Back in the last decade, when some of us were trying to raise the alarm about the housing bubble and the economic damage that would be caused by its collapse, Peterson's crew were keeping the budget deficit front and center. News outlets like the Washington Post, New York Times, and National Public Radio had any number of news stories and columns raising concerns about the budget deficit. There was virtually nothing discussing the housing bubble and the risks it posed.

After the bubble burst and the economy desperately needed stimulus in the form of larger budget deficits, the Peterson organizations were still pressing their concern about exploding deficits. At a time when millions of people were needlessly unemployed, and millions more underemployed, Peterson's crew pressed the case for reducing the deficit. They were so successful they got the Obama administration to appoint the Bowles–Simpson commission on the deficit just as the recession was hitting its trough in terms of unemployment. This deficit fanaticism probably had an even more negative impact in Europe where the European Union and the European Central Bank imposed austerity on the countries of southern Europe that have led to downturns comparable to the Great Depression (much worse in the case of Greece).

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I had a post that took issue with a WaPo Fact Checker saying that the Republican tax plan will not actually kick 13 million people off insurance. Rather, they will opt not to buy it if they are not required to. I had misunderstood the Congressional Budget Office's analysis and thought it projected premiums would rise 10 percent a year as a result of this change. In fact, they project a cumulative increase of 10 percent.

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Tyler Cowen tells us in this Bloomberg piece that the Republicans are right to say that their plans for a big cut in the corporate tax will boost investment. (He is still opposed to the overall package.) I've had several people ask me about this one. I'll give the usual economists' answer: it depends.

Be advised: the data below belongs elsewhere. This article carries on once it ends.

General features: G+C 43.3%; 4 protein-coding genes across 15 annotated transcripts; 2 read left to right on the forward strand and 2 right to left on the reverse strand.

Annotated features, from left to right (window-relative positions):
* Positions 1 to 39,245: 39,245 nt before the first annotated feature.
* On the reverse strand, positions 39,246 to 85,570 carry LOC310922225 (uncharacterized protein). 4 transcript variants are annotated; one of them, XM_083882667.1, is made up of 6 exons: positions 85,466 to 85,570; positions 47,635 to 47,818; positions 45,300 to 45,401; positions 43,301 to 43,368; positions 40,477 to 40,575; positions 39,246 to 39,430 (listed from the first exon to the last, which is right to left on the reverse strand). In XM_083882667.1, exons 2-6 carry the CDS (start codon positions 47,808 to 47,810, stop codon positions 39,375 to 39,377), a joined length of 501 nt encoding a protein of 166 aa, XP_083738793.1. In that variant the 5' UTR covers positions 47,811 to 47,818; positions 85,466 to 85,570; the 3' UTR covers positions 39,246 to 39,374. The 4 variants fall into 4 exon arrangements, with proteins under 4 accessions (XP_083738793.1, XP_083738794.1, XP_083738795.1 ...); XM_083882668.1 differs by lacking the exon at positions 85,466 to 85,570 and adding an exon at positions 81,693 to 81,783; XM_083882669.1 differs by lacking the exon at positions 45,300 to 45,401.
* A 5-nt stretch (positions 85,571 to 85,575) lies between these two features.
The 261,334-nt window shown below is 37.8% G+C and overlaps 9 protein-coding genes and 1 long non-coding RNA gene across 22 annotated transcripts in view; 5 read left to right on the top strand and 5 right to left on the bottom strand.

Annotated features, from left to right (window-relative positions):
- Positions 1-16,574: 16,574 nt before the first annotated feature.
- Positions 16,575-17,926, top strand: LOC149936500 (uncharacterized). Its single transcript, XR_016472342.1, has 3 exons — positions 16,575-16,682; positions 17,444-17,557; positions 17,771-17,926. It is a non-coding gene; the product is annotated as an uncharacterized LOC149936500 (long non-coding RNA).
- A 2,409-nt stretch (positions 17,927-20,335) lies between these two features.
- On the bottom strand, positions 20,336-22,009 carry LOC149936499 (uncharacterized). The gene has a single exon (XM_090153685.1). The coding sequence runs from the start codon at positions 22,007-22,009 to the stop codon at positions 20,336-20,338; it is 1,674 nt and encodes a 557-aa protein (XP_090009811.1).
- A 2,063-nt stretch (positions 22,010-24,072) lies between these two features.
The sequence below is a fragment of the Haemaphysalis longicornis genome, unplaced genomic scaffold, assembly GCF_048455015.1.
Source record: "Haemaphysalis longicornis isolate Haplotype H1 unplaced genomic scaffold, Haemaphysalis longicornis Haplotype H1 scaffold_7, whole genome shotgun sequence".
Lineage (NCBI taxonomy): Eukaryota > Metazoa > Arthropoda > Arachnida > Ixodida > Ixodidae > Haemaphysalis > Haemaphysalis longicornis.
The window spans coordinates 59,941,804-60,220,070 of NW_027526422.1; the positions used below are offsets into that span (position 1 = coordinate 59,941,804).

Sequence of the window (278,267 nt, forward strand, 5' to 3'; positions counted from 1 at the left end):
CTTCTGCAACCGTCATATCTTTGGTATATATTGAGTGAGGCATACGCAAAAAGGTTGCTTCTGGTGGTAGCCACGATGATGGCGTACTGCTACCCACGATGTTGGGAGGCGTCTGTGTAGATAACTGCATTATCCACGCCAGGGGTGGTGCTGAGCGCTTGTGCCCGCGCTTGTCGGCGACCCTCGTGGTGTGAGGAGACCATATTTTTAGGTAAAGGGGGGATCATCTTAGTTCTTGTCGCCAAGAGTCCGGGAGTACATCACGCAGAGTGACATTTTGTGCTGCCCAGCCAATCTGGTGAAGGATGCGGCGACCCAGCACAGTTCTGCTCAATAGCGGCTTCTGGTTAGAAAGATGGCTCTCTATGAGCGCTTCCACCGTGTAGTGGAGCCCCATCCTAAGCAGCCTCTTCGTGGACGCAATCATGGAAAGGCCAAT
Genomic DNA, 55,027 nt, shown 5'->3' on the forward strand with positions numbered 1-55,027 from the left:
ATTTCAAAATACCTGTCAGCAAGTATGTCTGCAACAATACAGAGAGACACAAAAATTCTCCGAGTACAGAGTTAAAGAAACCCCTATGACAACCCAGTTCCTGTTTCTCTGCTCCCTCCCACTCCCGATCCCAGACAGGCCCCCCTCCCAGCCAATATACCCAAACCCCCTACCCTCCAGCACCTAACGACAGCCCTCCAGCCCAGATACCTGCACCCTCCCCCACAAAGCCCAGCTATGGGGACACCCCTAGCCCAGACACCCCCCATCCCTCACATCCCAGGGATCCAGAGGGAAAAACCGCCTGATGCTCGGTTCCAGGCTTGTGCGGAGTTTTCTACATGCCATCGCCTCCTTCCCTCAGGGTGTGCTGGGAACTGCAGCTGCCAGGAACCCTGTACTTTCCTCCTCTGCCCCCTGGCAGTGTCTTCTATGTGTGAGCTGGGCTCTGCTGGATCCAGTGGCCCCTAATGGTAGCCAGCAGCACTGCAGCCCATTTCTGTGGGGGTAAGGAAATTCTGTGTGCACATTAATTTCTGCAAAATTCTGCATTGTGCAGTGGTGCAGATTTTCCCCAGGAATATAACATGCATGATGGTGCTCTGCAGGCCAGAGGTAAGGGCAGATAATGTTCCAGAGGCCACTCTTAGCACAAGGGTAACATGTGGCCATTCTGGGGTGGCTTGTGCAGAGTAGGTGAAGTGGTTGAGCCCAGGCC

If the argument is that other things equal, more cash in corporate coffers means more investment, I'm with Tyler. If we throw a huge pile of money at corporate America, at least some of it has to end up being invested, so Tyler is right on this point.

On the other hand should we expect the investment boom projected by the White House and Tax Foundation, where the capital stock will be 30 percent higher in ten years as a result of the tax cut? That one seems pretty nutty. (Tyler doesn't endorse this view.) There are and have been large disparities in after-tax rates of return between countries. The argument for an investment boom depends on an equalization in after-tax rates of return across countries. (I know, we can wave our hands and explain that by risk premia, but that is just hand waving.) There is little reason to believe that a change in the corporate income tax rate will have a huge effect on investment, even if we can say the direction is to raise it.

It is also worth asking about the other things equal assumption. Suppose that the Fed sees higher projected deficits and decides it has to raise interest rates faster and further. It is entirely possible that these interest rate hikes more than offset any positive effect that the tax cuts have on investment, resulting in a net negative.

Another possibility is that the larger deficits embolden the deficit hawks who then take the hatchet to transfer programs like Social Security, Medicare, and food stamps. The vast majority of this money is spent quickly by the people who get it. The reduction in demand from cuts to these programs could lead to a fall in demand in the economy, thereby reducing the incentive for firms to invest.

We can also envision a story in which state governments are forced to reduce taxes, since their residents can no longer deduct state and local taxes from their federal income taxes. This could lead to a reduction in spending on infrastructure and education, which could also have a negative effect on private investment.

In addition, taxing tuition waivers for grad schools could drastically reduce the supply of new graduates in computer sciences, biotech, and other areas requiring highly skilled workers. This could also lead to less investment.